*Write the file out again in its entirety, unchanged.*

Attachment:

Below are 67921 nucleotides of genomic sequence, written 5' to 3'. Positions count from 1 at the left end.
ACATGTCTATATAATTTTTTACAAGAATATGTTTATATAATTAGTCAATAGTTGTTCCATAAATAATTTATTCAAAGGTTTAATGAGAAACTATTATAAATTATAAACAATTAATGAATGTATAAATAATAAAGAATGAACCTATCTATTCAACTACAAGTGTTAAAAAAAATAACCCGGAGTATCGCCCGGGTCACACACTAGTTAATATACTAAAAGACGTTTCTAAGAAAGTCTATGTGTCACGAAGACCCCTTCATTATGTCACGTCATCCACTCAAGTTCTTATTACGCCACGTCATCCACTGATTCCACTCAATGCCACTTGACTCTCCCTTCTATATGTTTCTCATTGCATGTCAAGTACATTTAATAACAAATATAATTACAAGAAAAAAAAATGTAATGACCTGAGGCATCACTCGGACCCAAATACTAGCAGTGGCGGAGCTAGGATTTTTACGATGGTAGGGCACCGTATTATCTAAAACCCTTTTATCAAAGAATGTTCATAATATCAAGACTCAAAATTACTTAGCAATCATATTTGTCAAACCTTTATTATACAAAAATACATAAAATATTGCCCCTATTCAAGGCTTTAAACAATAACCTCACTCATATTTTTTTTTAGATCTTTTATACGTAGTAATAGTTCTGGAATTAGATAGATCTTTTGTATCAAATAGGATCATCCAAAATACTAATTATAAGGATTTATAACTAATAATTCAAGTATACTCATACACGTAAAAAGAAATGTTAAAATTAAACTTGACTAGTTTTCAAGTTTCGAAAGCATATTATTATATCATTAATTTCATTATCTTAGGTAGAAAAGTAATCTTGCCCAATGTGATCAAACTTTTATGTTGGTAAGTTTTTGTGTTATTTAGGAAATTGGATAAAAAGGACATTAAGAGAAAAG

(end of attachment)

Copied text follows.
Below are 67921 nucleotides of genomic sequence, written 5' to 3'. Positions count from 1 at the left end.
ACATGTCTATATAATTTTTTACAAGAATATGTTTATATAATTAGTCAATAGTTGTTCCATAAATAATTTATTCAAAGGTTTAATGAGAAACTATTATAAATTATAAACAATTAATGAATGTATAAATAATAAAGAATGAACCTATCTATTCAACTACAAGTGTTAAAAAAAATAACCCGGAGTATCGCCCGGGTCACACACTAGTTAATATACTAAAAGACGTTTCTAAGAAAGTCTATGTGTCACGAAGACCCCTTCATTATGTCACGTCATCCACTCAAGTTCTTATTACGCCACGTCATCCACTGATTCCACTCAATGCCACTTGACTCTCCCTTCTATATGTTTCTCATTGCATGTCAAGTACATTTAATAACAAATATAATTACAAGAAAAAAAAATGTAATGACCTGAGGCATCACTCGGACCCAAATACTAGCAGTGGCGGAGCTAGGATTTTTACGATGGTAGGGCACCGTATTATCTAAAACCCTTTTATCAAAGAATGTTCATAATATCAAGACTCAAAATTACTTAGCAATCATATTTGTCAAACCTTTATTATACAAAAATACATAAAATATTGCCCCTATTCAAGGCTTTAAACAATAACCTCACTCATATTTTTTTTTAGATCTTTTATACGTAGTAATAGTTCTGGAATTAGATAGATCTTTTGTATCAAATAGGATCATCCAAAATACTAATTATAAGGATTTATAACTAATAATTCAAGTATACTCATACACGTAAAAAGAAATGTTAAAATTAAACTTGACTAGTTTTCAAGTTTCGAAAGCATATTATTATATCATTAATTTCATTATCTTAGGTAGAAAAGTAATCTTGCCCAATGTGATCAAACTTTTATGTTGGTAAGTTTTTGTGTTATTTAGGAAATTGGATAAAAAGGACATTAAGAGAAAAG